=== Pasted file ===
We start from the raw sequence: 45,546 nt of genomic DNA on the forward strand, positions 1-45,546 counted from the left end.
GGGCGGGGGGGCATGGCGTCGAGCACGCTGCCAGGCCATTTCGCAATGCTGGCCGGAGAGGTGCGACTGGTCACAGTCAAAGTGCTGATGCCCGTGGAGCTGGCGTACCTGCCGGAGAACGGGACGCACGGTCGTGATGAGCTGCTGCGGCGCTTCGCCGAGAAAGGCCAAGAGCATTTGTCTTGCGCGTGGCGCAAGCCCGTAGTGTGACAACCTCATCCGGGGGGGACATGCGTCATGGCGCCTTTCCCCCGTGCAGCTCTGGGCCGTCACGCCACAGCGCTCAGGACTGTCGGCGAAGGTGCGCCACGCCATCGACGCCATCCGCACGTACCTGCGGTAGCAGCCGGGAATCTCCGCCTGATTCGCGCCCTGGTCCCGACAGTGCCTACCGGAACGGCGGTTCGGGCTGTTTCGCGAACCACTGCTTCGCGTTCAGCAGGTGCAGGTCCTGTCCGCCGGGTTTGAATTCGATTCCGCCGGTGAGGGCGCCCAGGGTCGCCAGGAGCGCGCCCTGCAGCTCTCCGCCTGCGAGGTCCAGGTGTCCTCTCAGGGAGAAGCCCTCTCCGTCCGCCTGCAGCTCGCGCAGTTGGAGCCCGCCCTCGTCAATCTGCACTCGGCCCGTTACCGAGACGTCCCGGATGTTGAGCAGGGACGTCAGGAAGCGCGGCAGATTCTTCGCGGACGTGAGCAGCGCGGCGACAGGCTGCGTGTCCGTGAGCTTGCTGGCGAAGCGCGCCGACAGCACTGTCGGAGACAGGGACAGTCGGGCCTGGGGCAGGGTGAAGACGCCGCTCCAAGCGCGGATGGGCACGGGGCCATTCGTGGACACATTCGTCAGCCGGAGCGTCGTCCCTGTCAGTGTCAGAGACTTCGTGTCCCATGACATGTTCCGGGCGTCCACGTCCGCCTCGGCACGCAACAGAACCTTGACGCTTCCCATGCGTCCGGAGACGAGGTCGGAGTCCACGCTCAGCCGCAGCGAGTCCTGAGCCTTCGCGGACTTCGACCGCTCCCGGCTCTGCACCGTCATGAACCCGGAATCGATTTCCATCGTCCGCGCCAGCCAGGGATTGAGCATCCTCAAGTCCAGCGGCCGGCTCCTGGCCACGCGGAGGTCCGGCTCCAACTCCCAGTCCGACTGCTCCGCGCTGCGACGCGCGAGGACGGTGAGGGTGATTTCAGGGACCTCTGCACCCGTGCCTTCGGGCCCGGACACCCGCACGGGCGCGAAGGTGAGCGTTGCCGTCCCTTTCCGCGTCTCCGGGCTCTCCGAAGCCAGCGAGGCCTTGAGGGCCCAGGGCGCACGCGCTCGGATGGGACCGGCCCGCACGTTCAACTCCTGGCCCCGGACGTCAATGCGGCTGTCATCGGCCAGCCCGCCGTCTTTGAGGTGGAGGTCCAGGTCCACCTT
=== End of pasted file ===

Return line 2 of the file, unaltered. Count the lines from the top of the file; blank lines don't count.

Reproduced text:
GGGCGGGGGGGCATGGCGTCGAGCACGCTGCCAGGCCATTTCGCAATGCTGGCCGGAGAGGTGCGACTGGTCACAGTCAAAGTGCTGATGCCCGTGGAGCTGGCGTACCTGCCGGAGAACGGGACGCACGGTCGTGATGAGCTGCTGCGGCGCTTCGCCGAGAAAGGCCAAGAGCATTTGTCTTGCGCGTGGCGCAAGCCCGTAGTGTGACAACCTCATCCGGGGGGGACATGCGTCATGGCGCCTTTCCCCCGTGCAGCTCTGGGCCGTCACGCCACAGCGCTCAGGACTGTCGGCGAAGGTGCGCCACGCCATCGACGCCATCCGCACGTACCTGCGGTAGCAGCCGGGAATCTCCGCCTGATTCGCGCCCTGGTCCCGACAGTGCCTACCGGAACGGCGGTTCGGGCTGTTTCGCGAACCACTGCTTCGCGTTCAGCAGGTGCAGGTCCTGTCCGCCGGGTTTGAATTCGATTCCGCCGGTGAGGGCGCCCAGGGTCGCCAGGAGCGCGCCCTGCAGCTCTCCGCCTGCGAGGTCCAGGTGTCCTCTCAGGGAGAAGCCCTCTCCGTCCGCCTGCAGCTCGCGCAGTTGGAGCCCGCCCTCGTCAATCTGCACTCGGCCCGTTACCGAGACGTCCCGGATGTTGAGCAGGGACGTCAGGAAGCGCGGCAGATTCTTCGCGGACGTGAGCAGCGCGGCGACAGGCTGCGTGTCCGTGAGCTTGCTGGCGAAGCGCGCCGACAGCACTGTCGGAGACAGGGACAGTCGGGCCTGGGGCAGGGTGAAGACGCCGCTCCAAGCGCGGATGGGCACGGGGCCATTCGTGGACACATTCGTCAGCCGGAGCGTCGTCCCTGTCAGTGTCAGAGACTTCGTGTCCCATGACATGTTCCGGGCGTCCACGTCCGCCTCGGCACGCAACAGAACCTTGACGCTTCCCATGCGTCCGGAGACGAGGTCGGAGTCCACGCTCAGCCGCAGCGAGTCCTGAGCCTTCGCGGACTTCGACCGCTCCCGGCTCTGCACCGTCATGAACCCGGAATCGATTTCCATCGTCCGCGCCAGCCAGGGATTGAGCATCCTCAAGTCCAGCGGCCGGCTCCTGGCCACGCGGAGGTCCGGCTCCAACTCCCAGTCCGACTGCTCCGCGCTGCGACGCGCGAGGACGGTGAGGGTGATTTCAGGGACCTCTGCACCCGTGCCTTCGGGCCCGGACACCCGCACGGGCGCGAAGGTGAGCGTTGCCGTCCCTTTCCGCGTCTCCGGGCTCTCCGAAGCCAGCGAGGCCTTGAGGGCCCAGGGCGCACGCGCTCGGATGGGACCGGCCCGCACGTTCAACTCCTGGCCCCGGACGTCAATGCGGCTGTCATCGGCCAGCCCGCCGTCTTTGAGGTGGAGGTCCAGGTCCACCTT